Poet Marita Dachsel is the author of the new collection Glossolalia, and of the previous collection All Things Said & Done. Glossolalia is a re-imagining of the lives and voices of the 34 wives of Mormon founder Joseph Smith. Julian Gunn interviewed Daschel at the end of April for the Coastal Spectator. See the poet’s blog at maritadachsel.blogspot.ca.
Glossolalia is a long-term project. What was its genesis?
I’ve always been interested in fringe religions, and in 2006 the Fundamentalist Church of Latter Day Saints in Bountiful was in the news again. BC has long been home to strange sects and cults, and for the most part they are left alone. I thought that if the FLDS would just give up polygamy, then they could live in peace. I wondered why they practised it, and soon learned that it was a vital part of their faith that had been introduced by Joseph Smith back in the 1840s.
Did you always see Glossolalia as a book about all of Smith’s wives? (Or some version of all, since you mention that the exact count is unknown.)
I could understand why modern women born into Mormon Fundamentalism would choose polygamy—it’s their culture, it’s all they know—but I wondered about those women who agreed, who started it all. I read biographies on Joseph’s wives and began to write poems inspired by their lives. It was perfect timing, as I had finished my first collection, All Things Said & Done, and wasn’t sure what I’d do next with my poetry. I soon knew that I wanted to a whole book on them. At the time, I had no idea it would take six years, but I quickly fell into the rabbit hole of research and obsession.
Often, you have only one poem with which to evoke some aspect of each woman. How did you know what would do justice to each one?
Some were definitely easier [to capture] than others. Some came immediately. I’d “hear” their voice in my head and I knew what they’d disclose. Others took a long time of trial and error—the voice, the form, the story all had to click. “Emma Hale Smith,” for example, was the very first poem I wrote for this series, but it wasn’t right. It was really important to me to do her justice and consequently, it took six years of writing her to finally get her poem work the way I wanted it to.
Despite all the research that I did on the women and early Mormonism, not all the poems are based on biography. In the early years of the project, I was a little too tied to the truth, but learned to let that go. I’m not a historian; I’m a poet. My main goal was to write engaging poetry. Sometimes that meant skimming from the women’s lives; sometimes it meant making things up completely.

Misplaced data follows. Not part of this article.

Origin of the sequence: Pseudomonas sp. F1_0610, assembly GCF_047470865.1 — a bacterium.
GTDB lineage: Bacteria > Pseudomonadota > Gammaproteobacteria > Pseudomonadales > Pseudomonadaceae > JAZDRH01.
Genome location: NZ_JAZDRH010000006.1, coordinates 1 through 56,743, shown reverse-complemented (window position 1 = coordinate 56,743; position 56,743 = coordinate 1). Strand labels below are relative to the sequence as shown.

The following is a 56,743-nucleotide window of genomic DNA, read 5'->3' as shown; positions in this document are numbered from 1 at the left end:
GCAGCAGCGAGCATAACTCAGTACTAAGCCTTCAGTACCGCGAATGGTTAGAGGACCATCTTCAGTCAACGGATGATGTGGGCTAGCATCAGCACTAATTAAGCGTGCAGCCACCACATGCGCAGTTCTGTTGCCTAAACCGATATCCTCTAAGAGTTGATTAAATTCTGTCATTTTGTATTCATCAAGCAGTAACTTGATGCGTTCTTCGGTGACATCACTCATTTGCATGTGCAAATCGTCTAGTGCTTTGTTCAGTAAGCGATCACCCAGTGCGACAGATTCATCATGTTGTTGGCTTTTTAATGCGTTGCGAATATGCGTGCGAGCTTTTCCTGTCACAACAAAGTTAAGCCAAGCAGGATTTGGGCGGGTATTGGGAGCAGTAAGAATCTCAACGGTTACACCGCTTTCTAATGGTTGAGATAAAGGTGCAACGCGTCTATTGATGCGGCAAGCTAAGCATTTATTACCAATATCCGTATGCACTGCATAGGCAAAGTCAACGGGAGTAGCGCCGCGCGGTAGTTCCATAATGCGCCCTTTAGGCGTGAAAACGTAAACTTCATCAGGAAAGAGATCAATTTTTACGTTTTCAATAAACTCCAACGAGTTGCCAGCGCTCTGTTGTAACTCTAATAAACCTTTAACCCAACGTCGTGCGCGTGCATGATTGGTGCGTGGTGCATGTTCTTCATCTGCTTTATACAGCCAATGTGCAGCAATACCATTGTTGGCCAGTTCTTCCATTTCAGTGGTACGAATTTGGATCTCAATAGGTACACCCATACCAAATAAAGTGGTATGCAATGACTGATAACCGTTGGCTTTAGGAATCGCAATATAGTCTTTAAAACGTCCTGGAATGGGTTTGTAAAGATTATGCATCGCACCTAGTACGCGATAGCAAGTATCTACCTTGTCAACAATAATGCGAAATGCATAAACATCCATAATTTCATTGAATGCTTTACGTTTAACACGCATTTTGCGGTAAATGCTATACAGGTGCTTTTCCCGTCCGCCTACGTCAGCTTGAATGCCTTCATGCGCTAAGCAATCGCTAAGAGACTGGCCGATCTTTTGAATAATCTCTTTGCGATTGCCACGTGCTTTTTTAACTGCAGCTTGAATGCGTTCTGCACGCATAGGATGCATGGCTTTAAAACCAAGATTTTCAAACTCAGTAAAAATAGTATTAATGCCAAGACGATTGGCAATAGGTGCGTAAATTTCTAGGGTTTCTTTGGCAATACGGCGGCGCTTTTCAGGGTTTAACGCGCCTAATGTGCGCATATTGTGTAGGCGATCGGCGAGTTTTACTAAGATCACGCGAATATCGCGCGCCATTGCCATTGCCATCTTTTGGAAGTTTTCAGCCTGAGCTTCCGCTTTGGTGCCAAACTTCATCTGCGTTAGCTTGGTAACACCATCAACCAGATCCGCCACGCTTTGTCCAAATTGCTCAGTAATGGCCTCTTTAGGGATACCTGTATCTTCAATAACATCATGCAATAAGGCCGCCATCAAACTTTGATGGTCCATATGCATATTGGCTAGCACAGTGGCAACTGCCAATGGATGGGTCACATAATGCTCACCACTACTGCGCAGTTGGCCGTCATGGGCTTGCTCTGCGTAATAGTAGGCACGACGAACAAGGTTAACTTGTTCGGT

You use many different formal techniques in the collection. Was there a process by which you decided what techniques you would use, or was it done by intuition and experimentation?
My process was pretty loose. I’d start by reading about the woman, noting ideas or phrases as I went. I’d write a rough draft or two to see if I could get her voice right. If could, great! Then I’d work on the content and form—one usually informing the other. If I couldn’t get her voice right, then I’d either read some more about her, or move on to another wife. Repeat as necessary.
Like “Emma,” “Lucy Walker” is another [voice] that took a lot of trial and error. A few wives had told their own stories during their lives and I was particularly struck with hers—so full of heartache, confusion, and manipulation. I tried to capture it, but the poem always fell flat. Finally, I realized that I didn’t have to do what she already had done, that I could use her words. I played with her text a lot, but nothing was satisfying. Then I came across Jen Bervin’s amazing Nets and it was like a revelation to me. (She ‘erased’ many of Shakespeare’s sonnets into beautifully spare poems.) What I loved about her take on erasure was that we could still see the original poems, just in lighter text. For Lucy, I wanted her real story to still be available to the reader, but I liked the idea of it being deliberately crossed out, as if she were editing her own story. The private truth versus the public record.
How do you find blogging as a medium, as compared to poetry and conventional essays?
I really enjoy reading other people’s blogs, but I’m a terrible blogger. I don’t make the time to do it properly, so lately my blog has become not much more than a place for shameless self-promotion. A few years ago, I did an interview series with writing mothers that I really enjoyed and it still brings the most readers to the blog. I think that when I find time, I’ll revisit that form—return to interviews and discussions. When done well, blogging is an immediate conversation. It’s topical, yet focused. It creates community. I think I write too slowly and have too many interruptions to do the form justice right now, but I am so thankful that others do.